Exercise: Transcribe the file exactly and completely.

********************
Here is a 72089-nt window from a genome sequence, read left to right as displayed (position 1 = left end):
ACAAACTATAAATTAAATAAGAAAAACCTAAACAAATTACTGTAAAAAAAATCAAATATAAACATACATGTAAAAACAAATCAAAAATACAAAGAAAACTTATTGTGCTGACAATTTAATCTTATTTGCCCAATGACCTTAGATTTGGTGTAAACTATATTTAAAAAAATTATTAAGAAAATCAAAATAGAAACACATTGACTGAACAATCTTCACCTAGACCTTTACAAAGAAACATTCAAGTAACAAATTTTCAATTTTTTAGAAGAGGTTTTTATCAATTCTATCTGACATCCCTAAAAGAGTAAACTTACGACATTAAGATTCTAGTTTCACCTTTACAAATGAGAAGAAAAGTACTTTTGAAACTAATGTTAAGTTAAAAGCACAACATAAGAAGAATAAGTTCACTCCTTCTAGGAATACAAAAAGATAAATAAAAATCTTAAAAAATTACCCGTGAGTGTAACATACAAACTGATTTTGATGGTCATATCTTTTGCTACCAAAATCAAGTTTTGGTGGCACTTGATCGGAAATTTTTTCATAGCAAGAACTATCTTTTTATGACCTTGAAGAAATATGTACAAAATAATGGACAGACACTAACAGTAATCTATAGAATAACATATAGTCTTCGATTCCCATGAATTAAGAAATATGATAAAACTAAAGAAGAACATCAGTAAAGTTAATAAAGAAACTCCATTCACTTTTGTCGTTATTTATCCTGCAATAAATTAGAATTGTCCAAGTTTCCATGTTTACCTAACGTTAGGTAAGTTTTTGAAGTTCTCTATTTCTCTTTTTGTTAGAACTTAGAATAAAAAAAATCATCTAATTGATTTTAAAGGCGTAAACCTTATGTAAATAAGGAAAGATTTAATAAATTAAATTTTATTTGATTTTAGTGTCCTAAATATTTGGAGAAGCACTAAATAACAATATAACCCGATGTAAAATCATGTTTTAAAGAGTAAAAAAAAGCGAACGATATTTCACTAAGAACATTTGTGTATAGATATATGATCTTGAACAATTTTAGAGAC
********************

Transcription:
Here is a 72089-nt window from a genome sequence, read left to right as displayed (position 1 = left end):
ACAAACTATAAATTAAATAAGAAAAACCTAAACAAATTACTGTAAAAAAAATCAAATATAAACATACATGTAAAAACAAATCAAAAATACAAAGAAAACTTATTGTGCTGACAATTTAATCTTATTTGCCCAATGACCTTAGATTTGGTGTAAACTATATTTAAAAAAATTATTAAGAAAATCAAAATAGAAACACATTGACTGAACAATCTTCACCTAGACCTTTACAAAGAAACATTCAAGTAACAAATTTTCAATTTTTTAGAAGAGGTTTTTATCAATTCTATCTGACATCCCTAAAAGAGTAAACTTACGACATTAAGATTCTAGTTTCACCTTTACAAATGAGAAGAAAAGTACTTTTGAAACTAATGTTAAGTTAAAAGCACAACATAAGAAGAATAAGTTCACTCCTTCTAGGAATACAAAAAGATAAATAAAAATCTTAAAAAATTACCCGTGAGTGTAACATACAAACTGATTTTGATGGTCATATCTTTTGCTACCAAAATCAAGTTTTGGTGGCACTTGATCGGAAATTTTTTCATAGCAAGAACTATCTTTTTATGACCTTGAAGAAATATGTACAAAATAATGGACAGACACTAACAGTAATCTATAGAATAACATATAGTCTTCGATTCCCATGAATTAAGAAATATGATAAAACTAAAGAAGAACATCAGTAAAGTTAATAAAGAAACTCCATTCACTTTTGTCGTTATTTATCCTGCAATAAATTAGAATTGTCCAAGTTTCCATGTTTACCTAACGTTAGGTAAGTTTTTGAAGTTCTCTATTTCTCTTTTTGTTAGAACTTAGAATAAAAAAAATCATCTAATTGATTTTAAAGGCGTAAACCTTATGTAAATAAGGAAAGATTTAATAAATTAAATTTTATTTGATTTTAGTGTCCTAAATATTTGGAGAAGCACTAAATAACAATATAACCCGATGTAAAATCATGTTTTAAAGAGTAAAAAAAAGCGAACGATATTTCACTAAGAACATTTGTGTATAGATATATGATCTTGAACAATTTTAGAGAC